Scottish Rite "Town Hall"

Another North Broad treasure lost to the parking craze of the 1980's was the Scottish Rite Temple or Town Hall at Broad and Race, built in 1926 and designed by Horace W. Castor. The bizarre, stone walls of the secret society unceremoniously met the wrecking ball in 1983 to make way for Parkway Corporation's poorly designed garage and headquarters.

During demolition in 1983

Broadwood Hotel

At one time, and now again, South Broad Street is spotted with the grand homes to Philadelphia's performing arts community. However North Broad Street was at once the post industrial home to the new, 20th century art world and briefly experienced the decadence afforded by the Industrial Revolution with massive entertainment venues never attempted in the historically stuffy and bourgeois theaters on and surrounding South Broad Street.

One of the most monolithic - and recent - architectural losses of North Broad Street's Golden Age was the Broadwood Hotel which also served as the Elk's Lodge and Philadelphia Athletic Club. Completed in 1924 by Ballinger Company and Andrew J. Samuel, it housed a ballroom that hosted the Eugene Ormandy Orchestra and saw many outstanding and historically relevant performances through its life. It was placed on the National Register of Historic Places in 1984 yet like many other gems of North Broad Street met the wrecking ball a short time later. Like many victims of Philadelphia's "renaissance", it is now the site of an uninspired parking garage - next and adjacent to three other large surface parking lots - operated by the parasitic Parkway Corporation.
It's history is hazy, it's loss all but forgotten, along with countless other North Broad Street masterpieces.

Thursday, October 15, 2009

The Vine Street Expressway Problem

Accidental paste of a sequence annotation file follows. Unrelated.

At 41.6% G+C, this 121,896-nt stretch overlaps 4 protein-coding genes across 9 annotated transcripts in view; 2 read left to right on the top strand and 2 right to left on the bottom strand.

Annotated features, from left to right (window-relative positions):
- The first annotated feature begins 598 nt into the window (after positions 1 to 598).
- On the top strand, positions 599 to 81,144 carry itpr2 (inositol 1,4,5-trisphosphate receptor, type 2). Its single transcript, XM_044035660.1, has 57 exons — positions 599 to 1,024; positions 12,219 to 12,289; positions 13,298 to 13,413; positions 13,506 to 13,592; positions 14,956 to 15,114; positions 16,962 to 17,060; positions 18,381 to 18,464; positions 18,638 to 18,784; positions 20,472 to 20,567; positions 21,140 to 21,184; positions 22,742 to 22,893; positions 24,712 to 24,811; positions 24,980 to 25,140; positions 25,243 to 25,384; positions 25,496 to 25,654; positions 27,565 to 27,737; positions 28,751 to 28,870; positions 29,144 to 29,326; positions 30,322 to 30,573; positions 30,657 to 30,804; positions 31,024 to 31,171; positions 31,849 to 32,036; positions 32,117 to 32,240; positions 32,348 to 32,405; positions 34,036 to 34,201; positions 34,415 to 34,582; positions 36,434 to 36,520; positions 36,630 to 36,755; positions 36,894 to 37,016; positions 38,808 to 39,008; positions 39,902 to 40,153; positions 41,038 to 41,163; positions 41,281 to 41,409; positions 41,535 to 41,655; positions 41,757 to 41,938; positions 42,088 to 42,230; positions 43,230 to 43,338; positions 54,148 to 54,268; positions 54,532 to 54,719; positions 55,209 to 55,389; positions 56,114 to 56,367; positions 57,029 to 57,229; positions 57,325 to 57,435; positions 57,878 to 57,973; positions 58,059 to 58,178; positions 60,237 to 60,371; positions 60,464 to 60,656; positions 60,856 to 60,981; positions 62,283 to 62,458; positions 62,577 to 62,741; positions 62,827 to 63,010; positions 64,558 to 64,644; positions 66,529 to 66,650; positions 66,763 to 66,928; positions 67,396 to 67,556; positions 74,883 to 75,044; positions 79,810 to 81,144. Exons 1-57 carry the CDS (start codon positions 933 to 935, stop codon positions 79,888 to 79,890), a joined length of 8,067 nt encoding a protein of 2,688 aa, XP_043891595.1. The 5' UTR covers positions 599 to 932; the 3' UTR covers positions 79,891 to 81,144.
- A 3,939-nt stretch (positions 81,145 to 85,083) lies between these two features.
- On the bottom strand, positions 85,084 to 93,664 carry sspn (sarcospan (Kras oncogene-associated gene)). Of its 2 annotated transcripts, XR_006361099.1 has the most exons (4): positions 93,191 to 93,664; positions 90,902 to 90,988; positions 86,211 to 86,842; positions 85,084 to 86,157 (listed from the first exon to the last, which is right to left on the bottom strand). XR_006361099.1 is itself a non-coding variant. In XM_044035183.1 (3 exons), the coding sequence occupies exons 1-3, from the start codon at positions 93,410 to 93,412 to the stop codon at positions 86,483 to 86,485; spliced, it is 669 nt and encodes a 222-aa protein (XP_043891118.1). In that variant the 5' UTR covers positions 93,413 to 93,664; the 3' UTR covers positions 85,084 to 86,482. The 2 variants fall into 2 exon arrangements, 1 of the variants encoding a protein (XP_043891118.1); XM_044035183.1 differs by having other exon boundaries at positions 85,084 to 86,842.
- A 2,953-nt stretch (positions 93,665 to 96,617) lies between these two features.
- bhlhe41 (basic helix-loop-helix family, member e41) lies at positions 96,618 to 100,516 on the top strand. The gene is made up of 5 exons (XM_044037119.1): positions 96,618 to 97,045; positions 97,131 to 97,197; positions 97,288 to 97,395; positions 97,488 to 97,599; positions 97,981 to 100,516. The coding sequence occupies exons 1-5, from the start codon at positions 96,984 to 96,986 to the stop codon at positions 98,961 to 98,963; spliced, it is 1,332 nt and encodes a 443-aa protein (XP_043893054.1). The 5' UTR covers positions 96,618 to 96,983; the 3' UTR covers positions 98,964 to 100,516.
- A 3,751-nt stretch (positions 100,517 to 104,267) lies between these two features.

One of our largest lesions of surface parking lots sits in a forgotten corner of Center City. Parking Lot Town is boxed in by the Convention Center, the Vine Street Expressway, and a vibrant Chinatown brimming with authenticity rare to most American Chinatowns - a Chinatown consistently targeted by city officials and predatory developers, loved by locals and long time residents, and abhorred by urban newbies and Yellow Tags. Asian owned businesses continue to thrive not just along Arch and Race, but also north of Vine along Callowhill. Philadelphia's Chinatown may be one of the few which continues to grow as a traditional immigrant neighborhood while relatively untouched by development geared toward gentrification or an attempt to attract a homogenized upper-middle class market, all in spite of the casm the Vine Street Expressway cuts through this neighborhood, and the parking holes that litter it's perimeter.

Much has been said regarding the Vine Street Expressway. As one of the nation's shortest interstate highways, many simply question the need for it at all. Prior to its construction which took the better half of a century, Vine Street was a significantly large avenue. Though it carried drivers across the city much slower than the VSE, considering the width of Center City, is it absolutely necessary to carry them across it at 55 miles per hour, particularly since most will be traveling it during rush hour traffic?

But whether you like it or not, it's here to stay. The question is how does it remain, and what responsibility do we have to the surrounding communities it divided? Boston's "Big Dig" often comes up as a solution. Boston's I-95 cut through the literal core of the city and spanned a much larger distance and was ripe with problems. Philadelphia's VSE is much shorter, straighter, and not surrounded by the kind of large scale, modern development that lines Boston's I-95 so capping it between 10th and Broad would be relatively simple. Relatively.

Unfortunately capping it might only produce more parking. Look at the area that caps the regional rail lines leading from Market East Station. One thing Philadelphia doesn't seem to undertsand is that it's pointless (unless you want more parking) to cap something if you never plan on building anything above it. If we capped the VSE it could be nothing but parking lots. Philadelphia seems obsessed with parking. Too much is never, ever enough. We're one of the densest city's in the US, and in most neighborhoods where the average home is about as wide as a midsized sedan, residents feel entitled to at least two cars. While people in Los Angeles work towards creating public trasit options and reducing the need for cars, Philadelphia wants more parking. I'll save that for another time.